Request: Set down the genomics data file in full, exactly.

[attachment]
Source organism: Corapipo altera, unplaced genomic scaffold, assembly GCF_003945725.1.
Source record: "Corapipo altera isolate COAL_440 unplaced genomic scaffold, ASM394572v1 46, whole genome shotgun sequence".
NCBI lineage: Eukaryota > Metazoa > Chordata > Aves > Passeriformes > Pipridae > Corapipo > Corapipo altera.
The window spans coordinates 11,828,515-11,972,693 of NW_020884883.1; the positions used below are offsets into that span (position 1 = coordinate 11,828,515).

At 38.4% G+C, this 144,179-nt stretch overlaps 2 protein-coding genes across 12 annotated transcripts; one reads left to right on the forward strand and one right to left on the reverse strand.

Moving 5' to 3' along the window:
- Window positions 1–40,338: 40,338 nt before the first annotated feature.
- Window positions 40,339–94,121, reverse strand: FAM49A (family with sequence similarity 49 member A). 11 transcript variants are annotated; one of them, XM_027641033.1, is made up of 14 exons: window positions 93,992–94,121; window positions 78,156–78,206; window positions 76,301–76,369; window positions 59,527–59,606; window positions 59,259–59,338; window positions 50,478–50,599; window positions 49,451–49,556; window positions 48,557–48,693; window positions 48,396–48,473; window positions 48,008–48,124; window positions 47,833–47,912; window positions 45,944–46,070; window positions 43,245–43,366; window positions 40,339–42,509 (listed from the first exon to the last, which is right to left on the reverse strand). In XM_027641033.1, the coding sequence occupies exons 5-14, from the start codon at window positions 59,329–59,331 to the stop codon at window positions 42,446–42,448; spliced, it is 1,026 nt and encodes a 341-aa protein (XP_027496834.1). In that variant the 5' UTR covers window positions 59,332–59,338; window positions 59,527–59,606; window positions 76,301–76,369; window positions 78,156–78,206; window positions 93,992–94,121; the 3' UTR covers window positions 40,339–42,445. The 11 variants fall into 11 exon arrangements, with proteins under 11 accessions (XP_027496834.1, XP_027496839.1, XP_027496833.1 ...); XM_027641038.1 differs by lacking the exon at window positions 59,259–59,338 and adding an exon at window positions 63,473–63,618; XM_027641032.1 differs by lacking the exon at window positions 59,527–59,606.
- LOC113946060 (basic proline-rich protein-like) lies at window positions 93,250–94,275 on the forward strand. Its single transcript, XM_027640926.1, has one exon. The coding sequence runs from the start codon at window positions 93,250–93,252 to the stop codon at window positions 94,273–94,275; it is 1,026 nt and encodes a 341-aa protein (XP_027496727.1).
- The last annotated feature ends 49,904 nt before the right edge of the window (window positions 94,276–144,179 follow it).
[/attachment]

Source organism: Corapipo altera, unplaced genomic scaffold, assembly GCF_003945725.1.
Source record: "Corapipo altera isolate COAL_440 unplaced genomic scaffold, ASM394572v1 46, whole genome shotgun sequence".
NCBI lineage: Eukaryota > Metazoa > Chordata > Aves > Passeriformes > Pipridae > Corapipo > Corapipo altera.
The window spans coordinates 11,828,515-11,972,693 of NW_020884883.1; the positions used below are offsets into that span (position 1 = coordinate 11,828,515).

At 38.4% G+C, this 144,179-nt stretch overlaps 2 protein-coding genes across 12 annotated transcripts; one reads left to right on the forward strand and one right to left on the reverse strand.

Moving 5' to 3' along the window:
- Window positions 1–40,338: 40,338 nt before the first annotated feature.
- Window positions 40,339–94,121, reverse strand: FAM49A (family with sequence similarity 49 member A). 11 transcript variants are annotated; one of them, XM_027641033.1, is made up of 14 exons: window positions 93,992–94,121; window positions 78,156–78,206; window positions 76,301–76,369; window positions 59,527–59,606; window positions 59,259–59,338; window positions 50,478–50,599; window positions 49,451–49,556; window positions 48,557–48,693; window positions 48,396–48,473; window positions 48,008–48,124; window positions 47,833–47,912; window positions 45,944–46,070; window positions 43,245–43,366; window positions 40,339–42,509 (listed from the first exon to the last, which is right to left on the reverse strand). In XM_027641033.1, the coding sequence occupies exons 5-14, from the start codon at window positions 59,329–59,331 to the stop codon at window positions 42,446–42,448; spliced, it is 1,026 nt and encodes a 341-aa protein (XP_027496834.1). In that variant the 5' UTR covers window positions 59,332–59,338; window positions 59,527–59,606; window positions 76,301–76,369; window positions 78,156–78,206; window positions 93,992–94,121; the 3' UTR covers window positions 40,339–42,445. The 11 variants fall into 11 exon arrangements, with proteins under 11 accessions (XP_027496834.1, XP_027496839.1, XP_027496833.1 ...); XM_027641038.1 differs by lacking the exon at window positions 59,259–59,338 and adding an exon at window positions 63,473–63,618; XM_027641032.1 differs by lacking the exon at window positions 59,527–59,606.
- LOC113946060 (basic proline-rich protein-like) lies at window positions 93,250–94,275 on the forward strand. Its single transcript, XM_027640926.1, has one exon. The coding sequence runs from the start codon at window positions 93,250–93,252 to the stop codon at window positions 94,273–94,275; it is 1,026 nt and encodes a 341-aa protein (XP_027496727.1).
- The last annotated feature ends 49,904 nt before the right edge of the window (window positions 94,276–144,179 follow it).